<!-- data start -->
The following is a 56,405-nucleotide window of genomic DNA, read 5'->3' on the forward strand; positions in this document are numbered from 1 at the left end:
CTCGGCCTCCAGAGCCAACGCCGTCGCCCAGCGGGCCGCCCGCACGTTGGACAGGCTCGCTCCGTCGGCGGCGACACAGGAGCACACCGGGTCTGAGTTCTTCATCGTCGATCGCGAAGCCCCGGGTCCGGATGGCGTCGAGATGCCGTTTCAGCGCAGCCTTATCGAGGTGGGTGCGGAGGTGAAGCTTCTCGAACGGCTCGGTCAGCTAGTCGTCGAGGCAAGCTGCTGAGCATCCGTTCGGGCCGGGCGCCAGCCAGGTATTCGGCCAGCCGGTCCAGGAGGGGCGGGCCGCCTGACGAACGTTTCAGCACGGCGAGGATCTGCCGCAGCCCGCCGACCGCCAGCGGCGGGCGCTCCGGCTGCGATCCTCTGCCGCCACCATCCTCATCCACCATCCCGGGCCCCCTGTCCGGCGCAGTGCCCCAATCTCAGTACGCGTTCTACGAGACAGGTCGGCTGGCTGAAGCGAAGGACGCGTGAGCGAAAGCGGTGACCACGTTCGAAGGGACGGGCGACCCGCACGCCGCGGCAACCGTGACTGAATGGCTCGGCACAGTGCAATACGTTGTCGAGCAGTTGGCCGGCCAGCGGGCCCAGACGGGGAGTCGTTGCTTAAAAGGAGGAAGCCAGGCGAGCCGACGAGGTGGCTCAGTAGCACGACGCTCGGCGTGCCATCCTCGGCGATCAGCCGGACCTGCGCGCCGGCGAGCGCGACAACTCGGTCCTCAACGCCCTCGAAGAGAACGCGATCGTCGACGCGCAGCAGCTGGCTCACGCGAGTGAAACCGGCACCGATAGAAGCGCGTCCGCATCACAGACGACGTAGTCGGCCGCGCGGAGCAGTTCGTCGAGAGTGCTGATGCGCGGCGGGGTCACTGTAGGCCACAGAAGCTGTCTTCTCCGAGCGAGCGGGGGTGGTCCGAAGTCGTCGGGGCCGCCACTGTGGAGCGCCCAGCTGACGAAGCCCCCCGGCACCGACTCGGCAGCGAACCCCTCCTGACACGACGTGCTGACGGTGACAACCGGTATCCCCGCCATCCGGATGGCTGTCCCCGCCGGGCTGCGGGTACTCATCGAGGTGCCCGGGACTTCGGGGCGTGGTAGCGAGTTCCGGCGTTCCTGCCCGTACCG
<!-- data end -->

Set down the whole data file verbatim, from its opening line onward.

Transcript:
The following is a 56,405-nucleotide window of genomic DNA, read 5'->3' on the forward strand; positions in this document are numbered from 1 at the left end:
CTCGGCCTCCAGAGCCAACGCCGTCGCCCAGCGGGCCGCCCGCACGTTGGACAGGCTCGCTCCGTCGGCGGCGACACAGGAGCACACCGGGTCTGAGTTCTTCATCGTCGATCGCGAAGCCCCGGGTCCGGATGGCGTCGAGATGCCGTTTCAGCGCAGCCTTATCGAGGTGGGTGCGGAGGTGAAGCTTCTCGAACGGCTCGGTCAGCTAGTCGTCGAGGCAAGCTGCTGAGCATCCGTTCGGGCCGGGCGCCAGCCAGGTATTCGGCCAGCCGGTCCAGGAGGGGCGGGCCGCCTGACGAACGTTTCAGCACGGCGAGGATCTGCCGCAGCCCGCCGACCGCCAGCGGCGGGCGCTCCGGCTGCGATCCTCTGCCGCCACCATCCTCATCCACCATCCCGGGCCCCCTGTCCGGCGCAGTGCCCCAATCTCAGTACGCGTTCTACGAGACAGGTCGGCTGGCTGAAGCGAAGGACGCGTGAGCGAAAGCGGTGACCACGTTCGAAGGGACGGGCGACCCGCACGCCGCGGCAACCGTGACTGAATGGCTCGGCACAGTGCAATACGTTGTCGAGCAGTTGGCCGGCCAGCGGGCCCAGACGGGGAGTCGTTGCTTAAAAGGAGGAAGCCAGGCGAGCCGACGAGGTGGCTCAGTAGCACGACGCTCGGCGTGCCATCCTCGGCGATCAGCCGGACCTGCGCGCCGGCGAGCGCGACAACTCGGTCCTCAACGCCCTCGAAGAGAACGCGATCGTCGACGCGCAGCAGCTGGCTCACGCGAGTGAAACCGGCACCGATAGAAGCGCGTCCGCATCACAGACGACGTAGTCGGCCGCGCGGAGCAGTTCGTCGAGAGTGCTGATGCGCGGCGGGGTCACTGTAGGCCACAGAAGCTGTCTTCTCCGAGCGAGCGGGGGTGGTCCGAAGTCGTCGGGGCCGCCACTGTGGAGCGCCCAGCTGACGAAGCCCCCCGGCACCGACTCGGCAGCGAACCCCTCCTGACACGACGTGCTGACGGTGACAACCGGTATCCCCGCCATCCGGATGGCTGTCCCCGCCGGGCTGCGGGTACTCATCGAGGTGCCCGGGACTTCGGGGCGTGGTAGCGAGTTCCGGCGTTCCTGCCCGTACCG